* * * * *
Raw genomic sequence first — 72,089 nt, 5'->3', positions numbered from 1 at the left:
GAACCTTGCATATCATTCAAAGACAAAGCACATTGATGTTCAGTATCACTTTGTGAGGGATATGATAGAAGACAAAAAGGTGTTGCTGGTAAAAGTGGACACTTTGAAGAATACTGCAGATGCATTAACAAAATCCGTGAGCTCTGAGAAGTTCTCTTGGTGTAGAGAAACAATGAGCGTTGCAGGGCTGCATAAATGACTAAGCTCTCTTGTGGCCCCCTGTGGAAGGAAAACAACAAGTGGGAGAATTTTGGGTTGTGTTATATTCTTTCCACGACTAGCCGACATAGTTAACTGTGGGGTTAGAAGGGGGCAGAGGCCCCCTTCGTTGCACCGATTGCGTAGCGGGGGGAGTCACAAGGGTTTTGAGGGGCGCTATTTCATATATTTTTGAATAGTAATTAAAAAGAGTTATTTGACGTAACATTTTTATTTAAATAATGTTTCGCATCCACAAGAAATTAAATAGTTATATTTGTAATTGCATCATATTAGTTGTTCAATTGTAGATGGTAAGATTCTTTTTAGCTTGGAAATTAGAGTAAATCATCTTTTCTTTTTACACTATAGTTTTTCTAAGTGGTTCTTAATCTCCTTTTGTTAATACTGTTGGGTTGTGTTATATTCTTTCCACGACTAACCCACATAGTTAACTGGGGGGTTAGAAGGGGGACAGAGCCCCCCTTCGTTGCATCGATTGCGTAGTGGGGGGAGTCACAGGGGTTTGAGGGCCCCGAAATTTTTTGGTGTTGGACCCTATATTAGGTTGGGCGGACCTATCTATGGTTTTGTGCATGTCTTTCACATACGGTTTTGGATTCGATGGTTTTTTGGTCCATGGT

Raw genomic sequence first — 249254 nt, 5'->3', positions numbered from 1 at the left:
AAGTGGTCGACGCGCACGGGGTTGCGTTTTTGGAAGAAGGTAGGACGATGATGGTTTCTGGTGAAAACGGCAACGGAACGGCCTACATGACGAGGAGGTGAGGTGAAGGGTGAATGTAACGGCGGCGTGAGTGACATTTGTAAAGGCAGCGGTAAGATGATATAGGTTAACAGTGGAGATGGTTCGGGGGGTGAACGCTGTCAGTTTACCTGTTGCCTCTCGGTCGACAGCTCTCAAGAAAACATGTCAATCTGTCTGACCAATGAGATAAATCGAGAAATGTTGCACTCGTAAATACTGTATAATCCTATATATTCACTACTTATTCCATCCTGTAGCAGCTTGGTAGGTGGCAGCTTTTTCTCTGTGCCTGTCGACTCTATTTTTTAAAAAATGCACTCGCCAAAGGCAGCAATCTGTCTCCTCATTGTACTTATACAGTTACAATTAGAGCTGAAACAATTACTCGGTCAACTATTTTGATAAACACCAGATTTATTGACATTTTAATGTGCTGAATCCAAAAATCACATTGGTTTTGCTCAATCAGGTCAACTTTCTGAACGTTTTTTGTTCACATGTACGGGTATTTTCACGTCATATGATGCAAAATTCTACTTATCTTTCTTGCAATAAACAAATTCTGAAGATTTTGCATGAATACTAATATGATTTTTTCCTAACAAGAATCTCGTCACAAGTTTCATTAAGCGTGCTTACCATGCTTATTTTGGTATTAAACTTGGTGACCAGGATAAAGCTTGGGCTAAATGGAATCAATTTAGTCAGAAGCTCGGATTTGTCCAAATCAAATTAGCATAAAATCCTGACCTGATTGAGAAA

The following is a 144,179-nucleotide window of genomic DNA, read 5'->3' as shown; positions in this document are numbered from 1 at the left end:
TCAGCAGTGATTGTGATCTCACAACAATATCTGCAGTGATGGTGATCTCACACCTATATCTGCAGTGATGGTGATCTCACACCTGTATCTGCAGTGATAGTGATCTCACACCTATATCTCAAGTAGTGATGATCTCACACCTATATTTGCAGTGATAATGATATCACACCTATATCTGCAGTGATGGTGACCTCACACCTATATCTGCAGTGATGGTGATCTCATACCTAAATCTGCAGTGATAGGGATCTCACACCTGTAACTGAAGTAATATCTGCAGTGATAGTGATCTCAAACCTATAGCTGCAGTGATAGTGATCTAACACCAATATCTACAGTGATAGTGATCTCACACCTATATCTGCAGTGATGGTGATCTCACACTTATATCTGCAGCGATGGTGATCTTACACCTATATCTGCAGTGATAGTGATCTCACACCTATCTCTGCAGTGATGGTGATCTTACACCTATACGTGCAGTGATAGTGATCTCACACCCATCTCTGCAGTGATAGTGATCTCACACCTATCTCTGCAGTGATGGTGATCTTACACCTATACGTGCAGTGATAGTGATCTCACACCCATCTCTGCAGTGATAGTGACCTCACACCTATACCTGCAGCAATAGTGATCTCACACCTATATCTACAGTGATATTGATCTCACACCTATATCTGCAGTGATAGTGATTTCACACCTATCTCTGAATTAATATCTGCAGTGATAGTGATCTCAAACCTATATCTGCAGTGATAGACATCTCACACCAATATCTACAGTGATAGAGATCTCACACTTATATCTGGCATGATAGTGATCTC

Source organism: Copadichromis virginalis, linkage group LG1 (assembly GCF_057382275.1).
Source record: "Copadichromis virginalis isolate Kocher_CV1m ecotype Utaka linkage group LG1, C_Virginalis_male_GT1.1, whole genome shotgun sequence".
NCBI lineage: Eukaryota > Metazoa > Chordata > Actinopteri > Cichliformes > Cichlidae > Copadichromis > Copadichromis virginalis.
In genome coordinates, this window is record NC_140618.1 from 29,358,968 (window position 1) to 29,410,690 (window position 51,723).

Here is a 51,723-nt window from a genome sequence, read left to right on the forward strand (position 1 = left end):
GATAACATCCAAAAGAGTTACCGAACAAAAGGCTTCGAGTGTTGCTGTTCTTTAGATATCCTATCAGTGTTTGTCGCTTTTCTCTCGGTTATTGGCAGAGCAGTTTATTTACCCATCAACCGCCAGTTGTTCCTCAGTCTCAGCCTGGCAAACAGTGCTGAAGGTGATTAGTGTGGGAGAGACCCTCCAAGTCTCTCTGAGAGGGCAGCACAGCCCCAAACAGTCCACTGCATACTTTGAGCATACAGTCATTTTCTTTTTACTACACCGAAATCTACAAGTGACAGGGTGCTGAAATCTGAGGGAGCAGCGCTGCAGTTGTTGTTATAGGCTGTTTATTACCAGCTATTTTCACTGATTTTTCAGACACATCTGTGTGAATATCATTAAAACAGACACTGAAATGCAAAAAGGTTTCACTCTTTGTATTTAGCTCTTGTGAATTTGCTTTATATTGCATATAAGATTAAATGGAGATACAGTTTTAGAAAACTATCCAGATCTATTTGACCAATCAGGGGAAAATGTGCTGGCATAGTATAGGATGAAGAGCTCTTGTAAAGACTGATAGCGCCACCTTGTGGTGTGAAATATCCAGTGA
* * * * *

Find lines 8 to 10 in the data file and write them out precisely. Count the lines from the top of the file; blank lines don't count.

Source record: "Copadichromis virginalis isolate Kocher_CV1m ecotype Utaka linkage group LG1, C_Virginalis_male_GT1.1, whole genome shotgun sequence".
NCBI lineage: Eukaryota > Metazoa > Chordata > Actinopteri > Cichliformes > Cichlidae > Copadichromis > Copadichromis virginalis.
In genome coordinates, this window is record NC_140618.1 from 29,358,968 (window position 1) to 29,410,690 (window position 51,723).